Wisconsin’s stalking statute prohibits,
intentionally engag[ing] in a course of conduct directed at a specific person that would cause a reasonable person under the same circumstances to suffer serious emotional distress or to fear bodily injury to or the death of himself or herself or a member of his or her family or household.
Wis. Stat. § 940.32(2)(a). The state must prove the defendant knew or should have known that one of his or her acts would likely cause the victim serious emotional distress. Id. at § 940.32(2)(b). The acts must have also actually caused the victim serious emotional distress. Id. at § 940.32(2)(c).
Maier challenges his conviction in four ways. First, Maier claims he received ineffective assistance of counsel because his trial counsel failed to introduce evidence that Maier believes would have negated crucial elements of the Wisconsin stalking statute. Second, he argues that the Wisconsin stalking statute—as it was applied to him—violated the First Amendment. Third, Maier contends that the jury instructions given by the trial court misstated Wisconsin law with respect to the “true threats” test. According to Maier, the erroneous jury instructions failed to hold the state to its burden of proof and deprived him of his Fourteenth Amendment right to due process of law. Lastly, he claims the state presented insufficient evidence to support his conviction. We review each argument in turn under AEDPA’s deferential standard of review.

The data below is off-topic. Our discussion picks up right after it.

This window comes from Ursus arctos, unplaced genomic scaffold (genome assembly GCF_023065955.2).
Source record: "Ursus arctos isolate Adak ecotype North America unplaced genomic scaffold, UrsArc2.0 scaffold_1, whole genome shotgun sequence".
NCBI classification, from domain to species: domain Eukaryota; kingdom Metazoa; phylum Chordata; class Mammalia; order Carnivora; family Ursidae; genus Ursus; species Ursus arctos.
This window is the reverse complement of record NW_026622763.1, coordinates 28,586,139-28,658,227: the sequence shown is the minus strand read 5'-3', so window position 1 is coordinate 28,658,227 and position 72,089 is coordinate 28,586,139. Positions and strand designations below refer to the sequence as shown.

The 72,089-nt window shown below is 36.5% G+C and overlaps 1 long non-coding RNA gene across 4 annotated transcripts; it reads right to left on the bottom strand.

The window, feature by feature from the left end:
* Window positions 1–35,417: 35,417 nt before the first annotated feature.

A. Maier Received Effective Assistance of Counsel
Maier argues he received ineffective assistance of counsel because his trial attorney failed to introduce evidence that Maier believes would have aided his defense. Specifically, Maier claims that his trial counsel should have introduced evidence showing that he was genuinely applying for a pardon and evidence that a few people—including law enforcement officials—did not find the first letter threatening.
“To establish ineffective assistance of trial counsel, a petitioner must show that counsel’s performance was deficient and that the deficient performance prejudiced his defense.” Johnson v. Thurmer, 624 F.3d 786, 791 (7th Cir. 2010) (citing Strickland v. Washington, 466 U.S. 668, 689–92, 104 S.Ct. 2052, 80 L.Ed.2d 674 (1984) ). We start our review assuming that Maier’s counsel “rendered adequate assistance and made all significant decisions in the exercise of reasonable professional judgment.” Id. (quoting Strickland, 466 U.S. at 690, 104 S.Ct. 2052). To overcome that assumption, Maier must show that this trial counsel’s representation “ ‘fell below an objective standard of reasonableness’ based on prevailing norms of professional conduct.” Id. (quoting Strickland, 466 U.S. at 688, 104 S.Ct. 2052). “In cases such as this, where counsel has succeeded in having his client acquitted of at least one of the charges brought, the presumption is likely to be even more difficult to rebut.” United States v. Banks, 405 F.3d 559, 568 (7th Cir. 2005). Maier must also establish that the deficient performance prejudiced him by demonstrating that, “there is a reasonable probability that, but for counsel’s unprofessional errors, the result of the proceeding would have been different. A reasonable probability is a probability sufficient to undermine confidence in the outcome.” Strickland, 466 U.S. at 694, 104 S.Ct. 2052.